This weekend was “the big one” and I’m happy to say that I did better than I feared I would do – though there’s still a lot of room for improvement. I first want to thank everyone who helped out on the day, particularly my pit crew, and everyone who sponsored me in the middle of the night – you guys literally forced me back out on track!
The whole weekend went pretty well, and hopefully an overview will help anyone else out there thinking of taking up a similar challenge.
I struggled to sleep a bit the night before, but decided that I didn’t need to be so meticulous with my night equipment layout in the pits the next day as I wouldn’t need it for the first 4 hours of the ride. This meant I allowed myself a bit more of a lie-in, and got a much more reasonable 6 hours sleep.
All the prep went well, but the practice laps round the race circuit were terrifying. I simply hadn’t realised how steep and sudden the hills on the track were going to be, and how little of the track was actually 100% flat. In addition to this, some of the flat sections were on a steep camber, which I’d only had limited experience of riding. I came back into the pits after 2 laps and had to completely re-evaluate my target distance and expectations for the race.
I had hoped to get to 200 miles and then decide how many more to ride, to comfortably do this in around 12 hours of time in the saddle and have half at least a couple of hours to either aim for 250 or another milestone around time in the saddle or elevation gain. After the sighting laps though I knew 200 was going to be very tricky to get to, and so set that to be my goal. I also realised the level of concentration I was going to need and the scant time for relaxing/eating while riding meant I was going to need longer breaks and to get a substantial amount of sleep during the night – no more “trying to push through if I can”.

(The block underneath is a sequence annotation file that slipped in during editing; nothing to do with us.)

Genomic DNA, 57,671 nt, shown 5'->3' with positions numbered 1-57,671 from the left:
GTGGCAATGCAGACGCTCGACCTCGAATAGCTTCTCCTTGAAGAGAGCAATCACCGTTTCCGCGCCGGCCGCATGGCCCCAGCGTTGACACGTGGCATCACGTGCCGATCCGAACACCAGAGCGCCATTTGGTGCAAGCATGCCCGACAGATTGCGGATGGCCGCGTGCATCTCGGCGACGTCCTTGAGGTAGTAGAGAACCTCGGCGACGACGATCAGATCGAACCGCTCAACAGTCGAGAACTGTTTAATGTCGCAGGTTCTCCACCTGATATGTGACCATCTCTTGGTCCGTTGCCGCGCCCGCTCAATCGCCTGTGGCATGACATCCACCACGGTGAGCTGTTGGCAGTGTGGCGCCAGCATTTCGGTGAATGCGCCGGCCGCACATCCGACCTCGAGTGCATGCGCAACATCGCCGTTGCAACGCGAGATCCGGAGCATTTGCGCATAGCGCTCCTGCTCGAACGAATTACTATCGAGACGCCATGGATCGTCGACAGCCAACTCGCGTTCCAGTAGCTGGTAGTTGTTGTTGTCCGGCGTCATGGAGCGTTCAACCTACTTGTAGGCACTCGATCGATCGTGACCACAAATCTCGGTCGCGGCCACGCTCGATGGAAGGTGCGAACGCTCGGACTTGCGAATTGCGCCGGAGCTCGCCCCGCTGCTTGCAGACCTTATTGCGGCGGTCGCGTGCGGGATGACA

With all that pushed out of my mind by the race briefing, and the fun we all had chatting on the start lineup, the first 3 hours flew by. I rode well in two 90 minute stints, but I was getting very tired legs. Longer breaks sorted that though, and so I continued to do 6 laps between 15 gaps and loving it.
This went very well through dusk, and into the night so that by 1030 at night I’d ridden 130 miles, and was bought a celebratory KFC!
This powered me through the last hour of the day, and sent me to bed with a pleasantly full stomach. Sleep was deep and sudden – despite being on the back seat of a family hatchback that was quickly filled with my overpowering stench of exhaustion.
Waking up at 4am meant I got in some spooky, but ultimately badly planned laps. While I was fine while on track, the mist and temperatures meant that as soon as I took a break I was freezing cold, and the duvet/sleeping bag wasn’t helping much. If I did it all again I’d make sure to use one of those silver space blanket things in the pits, as well as everything else, as it’s just a faster way of keeping your heat. I went back to bed a bit dejected at 6am, but woke up at 8 feeling great.
I managed to then ride 30 minutes on and 15 minutes off for the rest of the 24 hours, and came through the finish line elated having ridden 175 miles. I later realised that because of the painfully undulating course, I’d actually ridden the equivalent height change of a full ascent of Mt. Kilimanjaro – the highest volcano in the world. Something to bear in mind when planning next year’s challenge!